Confronting the Divide
With the results of the presidential election, panic is ringing from various minority communities across the U.S. I have read articles on and heard people talk about what actions to take to protect each other and advocate for one another.
Mr. Ahmed Rehab’s talk at the Desmond Tutu Center’s Biennial Conference this past November on confronting prejudice, hate, and fear mongering provided me with additional clarity on a moment that has been so emotionally charged. It is true that prejudice is innate. We have been hardwired to have it. By speaking about bigotry, Native American genocide, and slavery, Mr. Rehab modeled his message around putting ourselves in uncomfortable spaces and having uncomfortable conversations. Healing can only begin when the pain from prejudice and bigotry is recognized and validated.
Generalization is the act of generalizing important attributes such as behaviors and characteristics to a particular group. In reality, all cultures, races, ethnicities, and other groups consist of individuals that are diverse in beliefs, personality, characteristics, and behavior.
Misattribution occurs when “an act is contextualized.” Misattribution says that a person’s actions are caused by or linked to his or her background. In reality, when someone of a certain background commits a crime, it does not mean that the person’s background is somehow inherently related to his or her actions.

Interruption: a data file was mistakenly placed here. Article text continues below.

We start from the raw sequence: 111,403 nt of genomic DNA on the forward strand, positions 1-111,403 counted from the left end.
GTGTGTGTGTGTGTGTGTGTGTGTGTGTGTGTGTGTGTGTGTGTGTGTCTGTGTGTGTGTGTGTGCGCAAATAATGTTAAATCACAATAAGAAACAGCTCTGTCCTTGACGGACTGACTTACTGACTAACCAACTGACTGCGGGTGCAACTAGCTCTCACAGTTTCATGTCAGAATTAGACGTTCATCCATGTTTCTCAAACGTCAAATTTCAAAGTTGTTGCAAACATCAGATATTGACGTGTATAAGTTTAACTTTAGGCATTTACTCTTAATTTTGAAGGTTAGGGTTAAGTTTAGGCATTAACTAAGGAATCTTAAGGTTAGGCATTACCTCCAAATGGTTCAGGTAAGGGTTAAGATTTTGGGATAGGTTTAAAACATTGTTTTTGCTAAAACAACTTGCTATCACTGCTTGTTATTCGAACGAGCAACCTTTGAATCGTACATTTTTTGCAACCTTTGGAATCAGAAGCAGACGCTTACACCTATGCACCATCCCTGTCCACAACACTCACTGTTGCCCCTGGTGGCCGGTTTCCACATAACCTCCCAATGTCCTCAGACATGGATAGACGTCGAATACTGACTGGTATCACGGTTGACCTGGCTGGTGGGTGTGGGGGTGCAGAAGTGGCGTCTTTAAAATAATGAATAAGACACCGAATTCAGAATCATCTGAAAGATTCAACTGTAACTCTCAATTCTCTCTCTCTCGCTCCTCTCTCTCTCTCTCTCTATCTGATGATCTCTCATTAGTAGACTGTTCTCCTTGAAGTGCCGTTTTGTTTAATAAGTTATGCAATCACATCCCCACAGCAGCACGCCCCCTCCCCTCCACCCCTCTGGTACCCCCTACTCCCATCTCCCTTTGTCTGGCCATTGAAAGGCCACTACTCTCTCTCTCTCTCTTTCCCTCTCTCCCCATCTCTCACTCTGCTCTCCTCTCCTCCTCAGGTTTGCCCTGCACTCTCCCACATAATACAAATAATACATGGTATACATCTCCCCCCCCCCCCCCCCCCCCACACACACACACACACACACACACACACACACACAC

Reductionism is the act of reducing complexity to a simplified and almost “cartoonish representation.” In reality, the world is much more complicated than this.
As I reflect on the need for more uncomfortable conversations, I felt glad to have the language for these conversations. In emotional times such as this, having a productive conversation can be difficult. It is important to have the language and clarity in order to start speaking out when I see prejudice, bigotry, and hate. We have to lean into the discomfort because fear is what divides us. I hope to bring others closer to me in order to begin building those bridges and combat the ways in which bigotry operates.
About the Blogger:
Mandy Lu is currently a third year in the Doctor of Psychology program at University of Indianapolis. She is originally from China. Her undergraduate experiences at Guilford College in Greensboro, NC first ignited her interest in social justice issues. She aims to grow as an advocate for social justice issues in both her personal and professional lives.